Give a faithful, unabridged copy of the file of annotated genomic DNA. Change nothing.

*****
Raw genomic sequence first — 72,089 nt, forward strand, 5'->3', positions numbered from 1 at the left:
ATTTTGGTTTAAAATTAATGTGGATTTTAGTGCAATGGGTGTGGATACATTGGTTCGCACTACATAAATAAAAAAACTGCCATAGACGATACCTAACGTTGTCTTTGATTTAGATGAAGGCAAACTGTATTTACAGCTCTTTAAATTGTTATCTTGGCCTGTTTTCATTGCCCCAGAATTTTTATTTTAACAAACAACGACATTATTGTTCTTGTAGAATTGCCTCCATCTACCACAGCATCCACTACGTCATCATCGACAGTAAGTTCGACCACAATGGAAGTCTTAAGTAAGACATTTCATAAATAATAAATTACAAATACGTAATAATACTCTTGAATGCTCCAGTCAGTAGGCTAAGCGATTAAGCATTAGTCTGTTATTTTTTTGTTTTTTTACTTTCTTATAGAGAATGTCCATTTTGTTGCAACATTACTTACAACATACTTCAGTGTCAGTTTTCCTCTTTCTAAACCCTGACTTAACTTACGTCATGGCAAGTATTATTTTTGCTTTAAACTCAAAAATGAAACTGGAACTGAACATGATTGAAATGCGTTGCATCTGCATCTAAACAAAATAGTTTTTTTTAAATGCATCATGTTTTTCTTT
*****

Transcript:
Raw genomic sequence first — 72,089 nt, forward strand, 5'->3', positions numbered from 1 at the left:
ATTTTGGTTTAAAATTAATGTGGATTTTAGTGCAATGGGTGTGGATACATTGGTTCGCACTACATAAATAAAAAAACTGCCATAGACGATACCTAACGTTGTCTTTGATTTAGATGAAGGCAAACTGTATTTACAGCTCTTTAAATTGTTATCTTGGCCTGTTTTCATTGCCCCAGAATTTTTATTTTAACAAACAACGACATTATTGTTCTTGTAGAATTGCCTCCATCTACCACAGCATCCACTACGTCATCATCGACAGTAAGTTCGACCACAATGGAAGTCTTAAGTAAGACATTTCATAAATAATAAATTACAAATACGTAATAATACTCTTGAATGCTCCAGTCAGTAGGCTAAGCGATTAAGCATTAGTCTGTTATTTTTTTGTTTTTTTACTTTCTTATAGAGAATGTCCATTTTGTTGCAACATTACTTACAACATACTTCAGTGTCAGTTTTCCTCTTTCTAAACCCTGACTTAACTTACGTCATGGCAAGTATTATTTTTGCTTTAAACTCAAAAATGAAACTGGAACTGAACATGATTGAAATGCGTTGCATCTGCATCTAAACAAAATAGTTTTTTTTAAATGCATCATGTTTTTCTTT